But as many have said before me, “It’s not your fault. But it is your responsibility.”
Or as Kishimi says,
No matter what has occurred in your life until now, it has no bearing at all on how you live your life from now on.
It sounds simple, but it’s not easy. Simplicity and ease are not the same thing. Adler’s advice goes down easy but burns upon exit.
While we can choose to move in a new direction, we have to make the painful choice of death.
We have to kill old patterns of thinking.
We have to kill unproductive goals.
We have to kill our present selves – selves we’ve grown comfortable in affirming and justifying.
Change demands death and death is difficult.
Yet this realization can also empower us.
I often listen to a now-defunct podcast called The Mating Grounds. In one episode, hosts Tucker Max and Niels Parker provide a compellingly analogize poker and self-awareness.
“Everyone is dealt a different hand. Some receive pocket aces. Others turn over a three-jack off-suit. Most of us lack the cards to make a royal flush. But we can still make a full house. Any hand can be a winning hand in poker. You just need to put in the emotional work to turn over your cards. It’s painful to turn those cards, but it’s worth it.”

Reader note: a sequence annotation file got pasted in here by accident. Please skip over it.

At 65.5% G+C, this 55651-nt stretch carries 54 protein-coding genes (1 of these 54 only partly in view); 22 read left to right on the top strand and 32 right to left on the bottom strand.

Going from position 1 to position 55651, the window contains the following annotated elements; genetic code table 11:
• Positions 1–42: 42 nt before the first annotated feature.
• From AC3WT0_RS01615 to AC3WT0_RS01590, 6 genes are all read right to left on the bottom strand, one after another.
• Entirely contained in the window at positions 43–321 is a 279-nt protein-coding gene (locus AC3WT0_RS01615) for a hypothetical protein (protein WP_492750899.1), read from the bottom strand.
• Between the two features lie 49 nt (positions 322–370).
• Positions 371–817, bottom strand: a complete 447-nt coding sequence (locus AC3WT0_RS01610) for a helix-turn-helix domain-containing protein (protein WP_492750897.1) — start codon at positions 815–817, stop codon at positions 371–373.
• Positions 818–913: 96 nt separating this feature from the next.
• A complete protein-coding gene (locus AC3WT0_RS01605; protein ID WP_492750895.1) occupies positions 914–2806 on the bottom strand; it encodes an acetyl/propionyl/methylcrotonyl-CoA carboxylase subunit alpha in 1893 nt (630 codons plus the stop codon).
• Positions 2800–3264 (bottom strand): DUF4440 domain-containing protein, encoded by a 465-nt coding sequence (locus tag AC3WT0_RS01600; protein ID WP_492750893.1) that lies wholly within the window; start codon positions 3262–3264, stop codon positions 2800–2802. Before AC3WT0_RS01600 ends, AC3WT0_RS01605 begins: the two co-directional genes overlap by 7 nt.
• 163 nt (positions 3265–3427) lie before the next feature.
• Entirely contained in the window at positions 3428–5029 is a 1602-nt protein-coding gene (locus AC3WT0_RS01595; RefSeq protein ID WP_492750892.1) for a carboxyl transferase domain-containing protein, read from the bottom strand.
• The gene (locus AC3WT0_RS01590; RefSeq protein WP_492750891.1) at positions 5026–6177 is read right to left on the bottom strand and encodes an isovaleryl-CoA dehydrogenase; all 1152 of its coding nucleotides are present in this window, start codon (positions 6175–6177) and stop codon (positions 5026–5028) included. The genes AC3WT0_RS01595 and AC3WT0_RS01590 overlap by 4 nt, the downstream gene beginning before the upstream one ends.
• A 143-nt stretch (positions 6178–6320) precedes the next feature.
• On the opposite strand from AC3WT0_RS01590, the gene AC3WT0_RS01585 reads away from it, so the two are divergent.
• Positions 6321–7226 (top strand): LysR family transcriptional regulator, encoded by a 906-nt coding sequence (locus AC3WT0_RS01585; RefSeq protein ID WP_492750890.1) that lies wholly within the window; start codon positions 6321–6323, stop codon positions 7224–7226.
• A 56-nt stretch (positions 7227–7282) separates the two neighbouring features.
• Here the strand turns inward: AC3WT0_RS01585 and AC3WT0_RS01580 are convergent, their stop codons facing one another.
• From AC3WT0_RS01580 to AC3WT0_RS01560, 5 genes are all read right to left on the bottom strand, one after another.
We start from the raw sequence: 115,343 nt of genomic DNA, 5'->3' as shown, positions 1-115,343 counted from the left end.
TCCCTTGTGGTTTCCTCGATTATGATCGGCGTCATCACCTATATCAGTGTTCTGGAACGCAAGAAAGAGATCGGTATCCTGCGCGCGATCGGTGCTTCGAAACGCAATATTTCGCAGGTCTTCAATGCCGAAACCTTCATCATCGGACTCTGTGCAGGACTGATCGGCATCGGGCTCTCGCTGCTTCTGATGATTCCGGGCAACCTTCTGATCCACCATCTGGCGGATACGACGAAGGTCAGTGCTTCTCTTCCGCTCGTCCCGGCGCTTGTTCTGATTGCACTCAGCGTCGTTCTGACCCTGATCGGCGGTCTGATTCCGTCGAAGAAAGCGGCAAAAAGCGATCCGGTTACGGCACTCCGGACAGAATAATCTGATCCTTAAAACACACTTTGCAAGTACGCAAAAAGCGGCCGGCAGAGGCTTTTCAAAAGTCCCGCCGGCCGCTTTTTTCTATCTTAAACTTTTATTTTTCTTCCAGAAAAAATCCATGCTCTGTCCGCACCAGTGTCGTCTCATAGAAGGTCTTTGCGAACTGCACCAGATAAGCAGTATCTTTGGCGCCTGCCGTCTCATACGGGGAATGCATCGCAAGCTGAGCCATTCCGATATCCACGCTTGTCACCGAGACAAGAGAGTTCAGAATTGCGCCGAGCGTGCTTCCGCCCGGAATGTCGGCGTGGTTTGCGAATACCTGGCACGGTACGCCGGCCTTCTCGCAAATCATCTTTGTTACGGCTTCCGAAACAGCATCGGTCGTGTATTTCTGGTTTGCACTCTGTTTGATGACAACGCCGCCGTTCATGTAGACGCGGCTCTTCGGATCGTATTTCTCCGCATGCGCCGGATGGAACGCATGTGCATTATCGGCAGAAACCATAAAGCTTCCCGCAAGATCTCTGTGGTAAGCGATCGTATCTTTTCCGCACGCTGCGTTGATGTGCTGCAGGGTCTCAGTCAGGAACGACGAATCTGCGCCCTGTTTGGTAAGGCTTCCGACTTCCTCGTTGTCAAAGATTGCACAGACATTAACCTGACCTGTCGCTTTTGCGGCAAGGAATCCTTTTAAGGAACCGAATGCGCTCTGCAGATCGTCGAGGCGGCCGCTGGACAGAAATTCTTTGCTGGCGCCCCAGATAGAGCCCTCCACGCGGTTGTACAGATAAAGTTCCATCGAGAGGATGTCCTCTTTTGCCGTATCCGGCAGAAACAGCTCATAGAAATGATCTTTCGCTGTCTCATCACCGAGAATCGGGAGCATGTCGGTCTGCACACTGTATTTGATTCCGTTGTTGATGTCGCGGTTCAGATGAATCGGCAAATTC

Does trauma exist? Is that even the right question. Maybe we could all consider and then re-consider how we interpret our past. And what does that interpretation say about our present selves?
Do I agree with Adler’s assertion? It’s a tough pill to swallow.
This is not to say that psychological disorders like PTSD are fictions, or that anyone can just “snap out of” adverse moods or “funk.” Some require more help than others to reconfigure their past and find a healthy emotional equilibrium in the present.
But it’s possible. We are human. We are strong. As Kishimi says,
We humans are not so fragile as to simply be at the mercy of past traumas.
Will we allow our past memories to weaken us? Or strengthen us? In some capacity, the choice is ours.